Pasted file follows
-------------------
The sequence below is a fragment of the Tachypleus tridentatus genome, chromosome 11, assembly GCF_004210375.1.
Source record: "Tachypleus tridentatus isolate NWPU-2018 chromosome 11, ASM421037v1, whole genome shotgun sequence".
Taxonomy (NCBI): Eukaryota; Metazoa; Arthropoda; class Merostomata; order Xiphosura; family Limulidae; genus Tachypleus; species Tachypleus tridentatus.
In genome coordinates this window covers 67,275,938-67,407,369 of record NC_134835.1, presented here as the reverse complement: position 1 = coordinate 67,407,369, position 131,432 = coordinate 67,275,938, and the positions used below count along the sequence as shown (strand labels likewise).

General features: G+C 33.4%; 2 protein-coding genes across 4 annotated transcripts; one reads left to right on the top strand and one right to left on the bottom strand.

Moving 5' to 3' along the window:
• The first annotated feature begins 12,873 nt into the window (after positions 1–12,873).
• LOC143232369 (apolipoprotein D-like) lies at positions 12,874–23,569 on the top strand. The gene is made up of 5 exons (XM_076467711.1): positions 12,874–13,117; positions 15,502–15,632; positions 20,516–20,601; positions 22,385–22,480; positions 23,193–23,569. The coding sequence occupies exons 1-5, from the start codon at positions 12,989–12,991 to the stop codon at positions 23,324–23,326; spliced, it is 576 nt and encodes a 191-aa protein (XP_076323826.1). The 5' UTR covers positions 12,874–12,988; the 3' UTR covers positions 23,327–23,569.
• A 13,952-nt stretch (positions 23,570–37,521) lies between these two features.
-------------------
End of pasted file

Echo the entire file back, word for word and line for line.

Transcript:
The sequence below is a fragment of the Tachypleus tridentatus genome, chromosome 11, assembly GCF_004210375.1.
Source record: "Tachypleus tridentatus isolate NWPU-2018 chromosome 11, ASM421037v1, whole genome shotgun sequence".
Taxonomy (NCBI): Eukaryota; Metazoa; Arthropoda; class Merostomata; order Xiphosura; family Limulidae; genus Tachypleus; species Tachypleus tridentatus.
In genome coordinates this window covers 67,275,938-67,407,369 of record NC_134835.1, presented here as the reverse complement: position 1 = coordinate 67,407,369, position 131,432 = coordinate 67,275,938, and the positions used below count along the sequence as shown (strand labels likewise).

General features: G+C 33.4%; 2 protein-coding genes across 4 annotated transcripts; one reads left to right on the top strand and one right to left on the bottom strand.

Moving 5' to 3' along the window:
• The first annotated feature begins 12,873 nt into the window (after positions 1–12,873).
• LOC143232369 (apolipoprotein D-like) lies at positions 12,874–23,569 on the top strand. The gene is made up of 5 exons (XM_076467711.1): positions 12,874–13,117; positions 15,502–15,632; positions 20,516–20,601; positions 22,385–22,480; positions 23,193–23,569. The coding sequence occupies exons 1-5, from the start codon at positions 12,989–12,991 to the stop codon at positions 23,324–23,326; spliced, it is 576 nt and encodes a 191-aa protein (XP_076323826.1). The 5' UTR covers positions 12,874–12,988; the 3' UTR covers positions 23,327–23,569.
• A 13,952-nt stretch (positions 23,570–37,521) lies between these two features.